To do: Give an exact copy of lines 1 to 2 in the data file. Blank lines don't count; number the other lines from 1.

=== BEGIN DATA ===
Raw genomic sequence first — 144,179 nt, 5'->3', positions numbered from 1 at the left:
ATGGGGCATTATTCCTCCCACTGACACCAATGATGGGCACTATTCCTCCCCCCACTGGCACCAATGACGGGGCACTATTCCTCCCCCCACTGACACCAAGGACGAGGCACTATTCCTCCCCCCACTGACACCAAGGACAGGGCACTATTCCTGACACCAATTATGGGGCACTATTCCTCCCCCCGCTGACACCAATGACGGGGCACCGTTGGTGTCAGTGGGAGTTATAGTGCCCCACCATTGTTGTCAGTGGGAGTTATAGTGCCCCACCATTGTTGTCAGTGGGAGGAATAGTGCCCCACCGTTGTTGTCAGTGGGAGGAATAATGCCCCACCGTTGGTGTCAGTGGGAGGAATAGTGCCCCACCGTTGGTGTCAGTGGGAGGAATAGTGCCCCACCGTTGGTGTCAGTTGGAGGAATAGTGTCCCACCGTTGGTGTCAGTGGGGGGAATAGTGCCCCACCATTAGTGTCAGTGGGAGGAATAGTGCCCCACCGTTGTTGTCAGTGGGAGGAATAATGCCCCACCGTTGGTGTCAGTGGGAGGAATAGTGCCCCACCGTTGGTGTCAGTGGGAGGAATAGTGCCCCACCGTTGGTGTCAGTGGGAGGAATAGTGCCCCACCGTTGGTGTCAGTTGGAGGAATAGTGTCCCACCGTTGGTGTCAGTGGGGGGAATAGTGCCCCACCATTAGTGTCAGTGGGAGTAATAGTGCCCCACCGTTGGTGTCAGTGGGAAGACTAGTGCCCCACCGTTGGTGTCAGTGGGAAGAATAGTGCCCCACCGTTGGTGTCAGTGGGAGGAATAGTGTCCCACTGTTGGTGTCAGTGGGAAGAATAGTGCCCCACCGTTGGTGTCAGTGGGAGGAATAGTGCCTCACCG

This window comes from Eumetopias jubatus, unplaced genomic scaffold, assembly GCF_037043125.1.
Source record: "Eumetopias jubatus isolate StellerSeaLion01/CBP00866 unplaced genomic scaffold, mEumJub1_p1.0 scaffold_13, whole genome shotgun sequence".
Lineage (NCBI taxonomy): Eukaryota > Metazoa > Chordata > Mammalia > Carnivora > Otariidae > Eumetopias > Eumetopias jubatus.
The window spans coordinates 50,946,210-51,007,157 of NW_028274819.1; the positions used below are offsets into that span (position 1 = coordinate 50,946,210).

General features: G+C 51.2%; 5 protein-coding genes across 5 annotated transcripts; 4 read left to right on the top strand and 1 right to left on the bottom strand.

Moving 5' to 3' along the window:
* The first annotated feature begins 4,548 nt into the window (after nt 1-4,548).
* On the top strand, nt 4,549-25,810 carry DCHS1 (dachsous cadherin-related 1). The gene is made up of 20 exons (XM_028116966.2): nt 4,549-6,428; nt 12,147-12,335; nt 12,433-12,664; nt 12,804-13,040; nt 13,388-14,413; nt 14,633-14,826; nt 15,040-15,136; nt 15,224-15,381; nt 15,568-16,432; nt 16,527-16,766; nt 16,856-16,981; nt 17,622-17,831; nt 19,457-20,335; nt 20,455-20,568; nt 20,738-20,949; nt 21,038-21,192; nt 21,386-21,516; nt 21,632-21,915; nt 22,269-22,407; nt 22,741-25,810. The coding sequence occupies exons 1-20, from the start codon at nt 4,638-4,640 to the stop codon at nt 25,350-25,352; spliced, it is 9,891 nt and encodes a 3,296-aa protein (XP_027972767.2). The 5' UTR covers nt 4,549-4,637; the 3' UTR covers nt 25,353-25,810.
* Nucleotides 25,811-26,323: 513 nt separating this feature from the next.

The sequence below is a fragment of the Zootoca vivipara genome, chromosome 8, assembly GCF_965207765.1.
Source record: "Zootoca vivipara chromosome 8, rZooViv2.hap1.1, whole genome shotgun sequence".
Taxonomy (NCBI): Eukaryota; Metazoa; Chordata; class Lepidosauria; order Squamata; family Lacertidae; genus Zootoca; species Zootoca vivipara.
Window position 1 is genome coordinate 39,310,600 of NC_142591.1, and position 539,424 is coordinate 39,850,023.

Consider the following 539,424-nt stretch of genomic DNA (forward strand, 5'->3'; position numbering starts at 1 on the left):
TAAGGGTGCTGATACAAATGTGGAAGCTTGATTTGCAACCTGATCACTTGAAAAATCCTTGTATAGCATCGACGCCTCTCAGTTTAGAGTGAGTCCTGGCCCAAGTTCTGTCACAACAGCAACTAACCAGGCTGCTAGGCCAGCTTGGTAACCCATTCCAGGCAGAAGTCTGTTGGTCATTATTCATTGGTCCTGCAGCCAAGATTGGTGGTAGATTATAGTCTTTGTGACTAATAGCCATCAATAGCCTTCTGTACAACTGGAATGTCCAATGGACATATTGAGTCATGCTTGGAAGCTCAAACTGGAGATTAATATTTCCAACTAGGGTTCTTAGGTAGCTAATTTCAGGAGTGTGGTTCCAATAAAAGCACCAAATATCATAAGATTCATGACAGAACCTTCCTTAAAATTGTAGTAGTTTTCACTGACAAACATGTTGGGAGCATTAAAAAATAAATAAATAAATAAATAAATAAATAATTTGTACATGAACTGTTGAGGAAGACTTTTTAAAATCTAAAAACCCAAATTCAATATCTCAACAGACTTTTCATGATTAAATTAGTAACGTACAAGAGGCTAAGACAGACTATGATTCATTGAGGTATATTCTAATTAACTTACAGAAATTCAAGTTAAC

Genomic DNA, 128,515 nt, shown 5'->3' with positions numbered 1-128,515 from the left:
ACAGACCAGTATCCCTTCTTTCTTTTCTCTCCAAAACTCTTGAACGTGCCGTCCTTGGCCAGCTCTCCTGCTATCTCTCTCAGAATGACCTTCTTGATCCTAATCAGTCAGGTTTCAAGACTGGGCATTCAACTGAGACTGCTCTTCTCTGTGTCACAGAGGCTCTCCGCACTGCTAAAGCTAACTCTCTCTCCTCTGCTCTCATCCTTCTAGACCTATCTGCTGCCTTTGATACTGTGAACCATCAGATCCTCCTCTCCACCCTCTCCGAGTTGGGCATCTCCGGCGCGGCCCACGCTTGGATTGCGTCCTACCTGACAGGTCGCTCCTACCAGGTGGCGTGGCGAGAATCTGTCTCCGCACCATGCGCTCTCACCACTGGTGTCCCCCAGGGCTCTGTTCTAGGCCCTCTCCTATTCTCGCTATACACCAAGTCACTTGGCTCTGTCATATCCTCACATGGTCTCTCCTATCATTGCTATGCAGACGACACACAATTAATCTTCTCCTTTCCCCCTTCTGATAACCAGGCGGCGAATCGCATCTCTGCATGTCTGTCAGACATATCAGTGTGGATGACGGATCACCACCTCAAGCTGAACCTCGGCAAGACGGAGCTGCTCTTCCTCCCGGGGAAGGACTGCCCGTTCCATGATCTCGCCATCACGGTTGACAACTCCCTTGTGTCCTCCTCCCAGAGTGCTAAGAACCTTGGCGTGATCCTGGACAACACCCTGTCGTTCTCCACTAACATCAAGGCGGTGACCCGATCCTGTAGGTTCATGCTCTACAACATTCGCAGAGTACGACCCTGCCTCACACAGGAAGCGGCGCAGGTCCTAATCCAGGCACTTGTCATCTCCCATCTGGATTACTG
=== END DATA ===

Raw genomic sequence first — 144,179 nt, 5'->3', positions numbered from 1 at the left:
ATGGGGCATTATTCCTCCCACTGACACCAATGATGGGCACTATTCCTCCCCCCACTGGCACCAATGACGGGGCACTATTCCTCCCCCCACTGACACCAAGGACGAGGCACTATTCCTCCCCCCACTGACACCAAGGACAGGGCACTATTCCTGACACCAATTATGGGGCACTATTCCTCCCCCCGCTGACACCAATGACGGGGCACCGTTGGTGTCAGTGGGAGTTATAGTGCCCCACCATTGTTGTCAGTGGGAGTTATAGTGCCCCACCATTGTTGTCAGTGGGAGGAATAGTGCCCCACCGTTGTTGTCAGTGGGAGGAATAATGCCCCACCGTTGGTGTCAGTGGGAGGAATAGTGCCCCACCGTTGGTGTCAGTGGGAGGAATAGTGCCCCACCGTTGGTGTCAGTTGGAGGAATAGTGTCCCACCGTTGGTGTCAGTGGGGGGAATAGTGCCCCACCATTAGTGTCAGTGGGAGGAATAGTGCCCCACCGTTGTTGTCAGTGGGAGGAATAATGCCCCACCGTTGGTGTCAGTGGGAGGAATAGTGCCCCACCGTTGGTGTCAGTGGGAGGAATAGTGCCCCACCGTTGGTGTCAGTGGGAGGAATAGTGCCCCACCGTTGGTGTCAGTTGGAGGAATAGTGTCCCACCGTTGGTGTCAGTGGGGGGAATAGTGCCCCACCATTAGTGTCAGTGGGAGTAATAGTGCCCCACCGTTGGTGTCAGTGGGAAGACTAGTGCCCCACCGTTGGTGTCAGTGGGAAGAATAGTGCCCCACCGTTGGTGTCAGTGGGAGGAATAGTGTCCCACTGTTGGTGTCAGTGGGAAGAATAGTGCCCCACCGTTGGTGTCAGTGGGAGGAATAGTGCCTCACCG